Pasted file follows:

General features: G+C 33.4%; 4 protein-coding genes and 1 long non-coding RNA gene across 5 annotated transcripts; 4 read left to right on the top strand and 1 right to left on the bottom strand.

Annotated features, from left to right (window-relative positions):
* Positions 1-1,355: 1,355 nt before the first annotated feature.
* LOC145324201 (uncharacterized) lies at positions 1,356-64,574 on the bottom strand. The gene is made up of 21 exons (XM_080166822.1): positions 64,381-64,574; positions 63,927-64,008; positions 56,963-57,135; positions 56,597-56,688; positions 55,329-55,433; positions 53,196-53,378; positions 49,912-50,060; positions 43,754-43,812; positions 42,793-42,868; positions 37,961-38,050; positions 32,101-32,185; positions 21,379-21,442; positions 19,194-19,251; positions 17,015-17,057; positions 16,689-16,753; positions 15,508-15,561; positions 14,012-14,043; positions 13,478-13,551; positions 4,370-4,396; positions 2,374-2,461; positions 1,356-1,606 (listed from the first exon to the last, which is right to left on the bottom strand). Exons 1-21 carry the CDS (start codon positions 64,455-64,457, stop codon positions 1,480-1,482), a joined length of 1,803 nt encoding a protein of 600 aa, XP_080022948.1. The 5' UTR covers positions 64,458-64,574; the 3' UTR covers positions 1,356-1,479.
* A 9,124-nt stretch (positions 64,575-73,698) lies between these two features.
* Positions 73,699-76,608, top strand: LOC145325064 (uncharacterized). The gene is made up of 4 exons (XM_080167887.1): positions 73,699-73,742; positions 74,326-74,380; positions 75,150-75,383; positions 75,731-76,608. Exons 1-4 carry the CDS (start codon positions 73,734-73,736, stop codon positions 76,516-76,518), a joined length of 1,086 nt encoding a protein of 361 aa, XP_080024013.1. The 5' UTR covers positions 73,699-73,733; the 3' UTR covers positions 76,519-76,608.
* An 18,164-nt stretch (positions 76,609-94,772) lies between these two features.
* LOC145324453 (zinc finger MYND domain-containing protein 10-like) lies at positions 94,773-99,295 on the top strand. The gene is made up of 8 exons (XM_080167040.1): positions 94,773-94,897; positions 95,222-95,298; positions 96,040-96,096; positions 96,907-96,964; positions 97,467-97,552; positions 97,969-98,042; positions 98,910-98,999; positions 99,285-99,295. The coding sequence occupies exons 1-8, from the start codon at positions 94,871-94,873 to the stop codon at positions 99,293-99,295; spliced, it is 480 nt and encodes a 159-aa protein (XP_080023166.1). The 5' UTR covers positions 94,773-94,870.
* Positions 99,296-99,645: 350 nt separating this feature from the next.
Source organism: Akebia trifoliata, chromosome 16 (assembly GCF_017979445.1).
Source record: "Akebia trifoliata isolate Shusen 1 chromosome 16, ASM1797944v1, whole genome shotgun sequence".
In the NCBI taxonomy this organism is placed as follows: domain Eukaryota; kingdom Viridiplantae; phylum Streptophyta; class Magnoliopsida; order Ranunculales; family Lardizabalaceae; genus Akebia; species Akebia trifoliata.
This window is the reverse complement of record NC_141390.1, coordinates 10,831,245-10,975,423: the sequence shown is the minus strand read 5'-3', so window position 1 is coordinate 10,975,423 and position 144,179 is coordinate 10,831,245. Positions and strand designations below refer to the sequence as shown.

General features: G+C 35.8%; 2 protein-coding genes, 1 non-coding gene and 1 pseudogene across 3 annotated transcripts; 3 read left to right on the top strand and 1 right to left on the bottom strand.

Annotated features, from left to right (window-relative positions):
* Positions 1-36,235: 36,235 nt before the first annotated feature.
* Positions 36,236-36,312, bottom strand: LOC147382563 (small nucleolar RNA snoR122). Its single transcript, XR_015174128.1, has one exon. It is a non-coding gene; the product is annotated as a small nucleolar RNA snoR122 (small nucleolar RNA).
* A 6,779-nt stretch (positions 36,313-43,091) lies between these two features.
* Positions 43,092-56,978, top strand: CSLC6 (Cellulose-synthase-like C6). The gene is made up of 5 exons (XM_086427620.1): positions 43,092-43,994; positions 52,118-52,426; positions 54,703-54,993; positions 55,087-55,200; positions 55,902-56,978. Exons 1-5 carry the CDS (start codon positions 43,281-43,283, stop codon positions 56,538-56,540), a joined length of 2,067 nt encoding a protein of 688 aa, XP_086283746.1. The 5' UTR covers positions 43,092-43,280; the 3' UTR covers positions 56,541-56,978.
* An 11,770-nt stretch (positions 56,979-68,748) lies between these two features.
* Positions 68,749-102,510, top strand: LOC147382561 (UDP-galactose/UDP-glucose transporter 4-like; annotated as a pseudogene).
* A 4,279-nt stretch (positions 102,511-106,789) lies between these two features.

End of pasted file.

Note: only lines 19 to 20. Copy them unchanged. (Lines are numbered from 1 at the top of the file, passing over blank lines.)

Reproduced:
* Positions 43,092-56,978, top strand: CSLC6 (Cellulose-synthase-like C6). The gene is made up of 5 exons (XM_086427620.1): positions 43,092-43,994; positions 52,118-52,426; positions 54,703-54,993; positions 55,087-55,200; positions 55,902-56,978. Exons 1-5 carry the CDS (start codon positions 43,281-43,283, stop codon positions 56,538-56,540), a joined length of 2,067 nt encoding a protein of 688 aa, XP_086283746.1. The 5' UTR covers positions 43,092-43,280; the 3' UTR covers positions 56,541-56,978.
* An 11,770-nt stretch (positions 56,979-68,748) lies between these two features.